A Great Tool for Prospective Students – A Tuition Calculator

Timeline: 2-week design/ 3-month testing • Materials: Pen, Paper, and Adobe Xd

UX Techniques: Analytics, Competitive/Comparative Analysis, Sketching, Prototyping, Mockups, Optimizely for Variant Testing


Once a year we work with an outside agency to conduct research about prospective students. This 200+ page document dives deep into what makes a prospective student decide to go back to school. This document is a great resource from persona information, competitive tuition cost, and even what industry is growing so that we can market more to that demographic.

Through this research and our own evaluation and analytics we found that prospective students ask themselves three important questions:

  1. Do you have my program?
  2. How much does it cost?
  3. Where is the program held?

In this project we are focusing on the second question, but see my other projects for ‘Do You Have My Program?’ and ‘Where is the Program Held?’ So how much does it cost to go back to school? The answer varies because of the complexity of tuition. Most of our demographic includes adult learners, and are returning to school after taking a break. The cause is usually a big life event: career change, marriage, kids, etc. So many of them will have transferable credits from another school.


The Problem

On the old page, finding any information on tuition was a struggle. While the university was operating from the thought process, “How can you put a price tag on your future?”, the lack of information wasn’t serving prospective students.

Example of the old Program Page without any information on Tuition

We used analytics to see that ‘Tuition’ was a term frequently searched for on the site. Users wanted this information, but they were not able to find it easily, so they ended up searching for it. And once you did find it, it was still pretty confusing with several tables and graphs that users had to decipher in order to try and figure out how much it was really going to cost.

The Solution

In the new design of the program page, we put tuition right in the users’ faces. One key UI pattern utilized here was tabs to help shorten the page. Other goals were to provide more space for long content and improve the design on mobile devices. Now there is a whole tab dedicated to tuition. On the tab itself, the key feature would be the tuition calculator. With some fairly simple math, users could now figure out what the cost of going back to school would cost them.

Old vs new user flow for tuition

As shown in the user flow above, having a user go to another site (CollegeSource) and search their college, find their classes, and export them to an excel spread sheet was too involved. Even worse, the excel spread sheet didn’t actually provide a cost. With the new user flow, we reduced the number of steps, simplifying the experience to using a calculator to find out your estimated tuition.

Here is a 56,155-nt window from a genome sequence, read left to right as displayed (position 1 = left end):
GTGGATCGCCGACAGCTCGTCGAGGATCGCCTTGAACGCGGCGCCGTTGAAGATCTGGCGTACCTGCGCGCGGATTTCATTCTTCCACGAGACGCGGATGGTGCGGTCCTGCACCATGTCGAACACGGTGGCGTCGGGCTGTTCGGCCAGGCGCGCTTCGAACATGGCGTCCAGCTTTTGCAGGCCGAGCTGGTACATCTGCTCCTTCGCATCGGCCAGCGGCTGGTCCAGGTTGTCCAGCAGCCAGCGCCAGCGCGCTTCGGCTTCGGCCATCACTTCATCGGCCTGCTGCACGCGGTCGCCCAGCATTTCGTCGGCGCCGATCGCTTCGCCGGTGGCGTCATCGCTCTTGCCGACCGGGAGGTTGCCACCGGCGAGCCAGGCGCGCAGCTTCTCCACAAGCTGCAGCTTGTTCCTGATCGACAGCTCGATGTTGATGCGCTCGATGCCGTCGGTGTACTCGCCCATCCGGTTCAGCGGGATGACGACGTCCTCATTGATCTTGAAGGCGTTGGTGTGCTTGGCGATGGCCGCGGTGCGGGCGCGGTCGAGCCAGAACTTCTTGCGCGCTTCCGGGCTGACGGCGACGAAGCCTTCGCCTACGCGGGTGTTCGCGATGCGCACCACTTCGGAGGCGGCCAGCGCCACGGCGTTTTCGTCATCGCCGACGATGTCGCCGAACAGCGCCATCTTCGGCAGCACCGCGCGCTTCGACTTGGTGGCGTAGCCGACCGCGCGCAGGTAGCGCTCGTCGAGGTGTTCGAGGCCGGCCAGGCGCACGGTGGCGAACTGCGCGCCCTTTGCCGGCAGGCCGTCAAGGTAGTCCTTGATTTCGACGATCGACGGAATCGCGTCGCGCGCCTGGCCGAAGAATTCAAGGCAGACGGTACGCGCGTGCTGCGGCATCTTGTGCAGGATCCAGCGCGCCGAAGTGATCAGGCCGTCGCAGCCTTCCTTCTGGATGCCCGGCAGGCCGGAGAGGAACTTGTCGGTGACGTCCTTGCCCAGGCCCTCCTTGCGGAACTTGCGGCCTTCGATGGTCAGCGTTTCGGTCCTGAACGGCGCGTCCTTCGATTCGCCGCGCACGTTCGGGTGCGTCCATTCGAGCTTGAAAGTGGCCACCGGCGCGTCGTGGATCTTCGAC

The belief was that if prospective students were given shorter, more digestible content with better tools, like the tuition calculator, it would generate more leads and thus they would be more likely to enroll in the university resulting in higher revenue.

The math equation to figure out the cost of tuition for prospective students

Even though it looks like simple math, on the back end, it can be a lot of functionality. Knowing a bit of code myself, I know any times you are dealing with math, and inputting of numbers, it can get to be quite involved.


Getting buy in from client was fairly straight forward and they were excited that this new feature would be available for prospective students to use. Where it was a struggle was within our own team. Although this feature was discovered in the ideation phase, it was not part of the original scope, and because of this dev was caught off guard. The dev team, who would actually have to build this, was worried about budget, timeline, and extending the launch date in order to have this feature be included with the rest of the updates to the page. After much debate from all teams, it was decided the launch date would not be pushed out, and the tuition calculator would be push to a phase II, after the pages went live.

Low-fi mobile wireframe of tuition calculator

High-fidelity mobile prototype of the tuition calculator

High-fidelity desktop prototype of the tuition calculator


The top 5 programs at NU had the following increases after 85 days:

  • MBA Program Page: 52% improvement over original
  • BS Computer Science Program Page: 5% improvement over original
  • BBA Program Page: 97% improvement over original
  • RN to BSN Program Page: 47% improvement over original
  • BS Nursing Program Page: 32% improvement over original

Overall improvement to program pages vs the control/original


One thing I would do differently in the future would be to get development involved earlier in the process. When I came up with the idea for the calculator, I should have told dev about instantly, rather than waiting for the next team meeting. The calculator would be a piece of custom coding which some developers were not comfortable with. And if they were going to code, it would take some time to create it and they probably wouldn’t have made the launch date.

Additionally, I was reminded in this project of the importance of the relationship with the developer. Partnering with developers will only serve to create better experiences for users.

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